Author: James McKune
Source: VJM/Palaver (1960-65)
James McKune, a social isolate, closeted homosexual and alcoholic, born around 1910, after having worked as a re-write man on the New York Times, drifted into an itinerant life, before finally being murdered. If we remember him now, it is because McKune was a passionate pioneer blues collector, who is very much at the basis of the blues revival in the 60s.
He was an obsessive collector of rare recordings, scavenging in junk-shops, but whose collection, stored in his room at the YMCA, contained only some 300 discs, none of them having cost him more than $3 – it was a point of principle.
McKune is said to have unearthed in 1944 a recording made in 1929 by an obscure Mississippi songster by the name of Charlie Patton.
When in 1959, Samuel Charters published his famous “The Country Blues”, James McKune started to write a number of columns in the British-based collector’s magazine VJM Palaver. The series was called “The Great Country Blues Singers” appearing in the early 1960’s, and is largely a reaction to Samuel Charters’ publication that paid more attention to popularity and sales than to what McKune considered to be the “real”, unadulterated folk blues.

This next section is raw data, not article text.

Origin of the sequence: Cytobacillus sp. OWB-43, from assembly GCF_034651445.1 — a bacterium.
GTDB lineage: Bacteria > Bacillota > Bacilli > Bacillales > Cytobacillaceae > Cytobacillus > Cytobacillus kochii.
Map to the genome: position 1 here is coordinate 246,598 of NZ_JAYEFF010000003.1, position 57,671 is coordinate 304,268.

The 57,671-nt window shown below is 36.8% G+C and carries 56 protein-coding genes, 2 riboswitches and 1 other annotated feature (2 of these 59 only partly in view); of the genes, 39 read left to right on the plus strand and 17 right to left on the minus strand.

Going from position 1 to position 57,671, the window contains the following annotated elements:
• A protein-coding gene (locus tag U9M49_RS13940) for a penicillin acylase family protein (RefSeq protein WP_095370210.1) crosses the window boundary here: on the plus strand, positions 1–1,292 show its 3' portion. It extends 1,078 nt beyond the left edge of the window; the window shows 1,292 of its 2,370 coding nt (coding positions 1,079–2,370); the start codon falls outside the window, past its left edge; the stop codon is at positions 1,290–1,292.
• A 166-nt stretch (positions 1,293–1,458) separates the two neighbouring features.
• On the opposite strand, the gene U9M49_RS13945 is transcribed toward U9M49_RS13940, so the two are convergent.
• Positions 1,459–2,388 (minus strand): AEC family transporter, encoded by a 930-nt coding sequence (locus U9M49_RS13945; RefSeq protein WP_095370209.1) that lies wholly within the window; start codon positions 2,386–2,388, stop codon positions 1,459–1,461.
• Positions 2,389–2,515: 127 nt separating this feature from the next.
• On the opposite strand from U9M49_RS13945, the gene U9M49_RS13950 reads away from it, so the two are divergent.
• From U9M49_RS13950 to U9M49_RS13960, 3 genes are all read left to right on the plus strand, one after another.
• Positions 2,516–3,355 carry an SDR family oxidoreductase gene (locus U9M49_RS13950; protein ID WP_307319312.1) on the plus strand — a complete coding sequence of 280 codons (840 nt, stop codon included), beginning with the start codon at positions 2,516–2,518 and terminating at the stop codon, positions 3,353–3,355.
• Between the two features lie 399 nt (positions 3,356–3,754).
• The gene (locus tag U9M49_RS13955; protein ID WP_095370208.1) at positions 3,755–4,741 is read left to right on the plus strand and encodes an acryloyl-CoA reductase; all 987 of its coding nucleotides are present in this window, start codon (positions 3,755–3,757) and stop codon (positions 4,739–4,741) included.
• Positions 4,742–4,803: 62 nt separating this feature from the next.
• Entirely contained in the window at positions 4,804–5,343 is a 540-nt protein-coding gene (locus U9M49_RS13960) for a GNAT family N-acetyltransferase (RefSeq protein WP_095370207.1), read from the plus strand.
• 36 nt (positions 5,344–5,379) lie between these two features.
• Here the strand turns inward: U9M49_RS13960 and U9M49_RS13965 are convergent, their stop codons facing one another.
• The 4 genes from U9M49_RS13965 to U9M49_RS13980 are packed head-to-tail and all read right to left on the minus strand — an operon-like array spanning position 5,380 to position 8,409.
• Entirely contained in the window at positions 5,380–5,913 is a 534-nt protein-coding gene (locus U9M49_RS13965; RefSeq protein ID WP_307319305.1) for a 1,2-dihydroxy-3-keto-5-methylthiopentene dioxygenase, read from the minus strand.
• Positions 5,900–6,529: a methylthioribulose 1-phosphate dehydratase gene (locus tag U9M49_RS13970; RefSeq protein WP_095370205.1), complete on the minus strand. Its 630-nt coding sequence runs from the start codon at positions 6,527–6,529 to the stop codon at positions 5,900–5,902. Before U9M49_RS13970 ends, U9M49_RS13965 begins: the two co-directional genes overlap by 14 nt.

Integrated here is a collection of essays: 1, 3-9. The text of number one is reproduced from Marybeth Hamilton’s “In Search of the Blues” (2007, 182-183). (see also here)
Thanks to Raymond Astbury for the scanning.
LINK TO COLUMNS: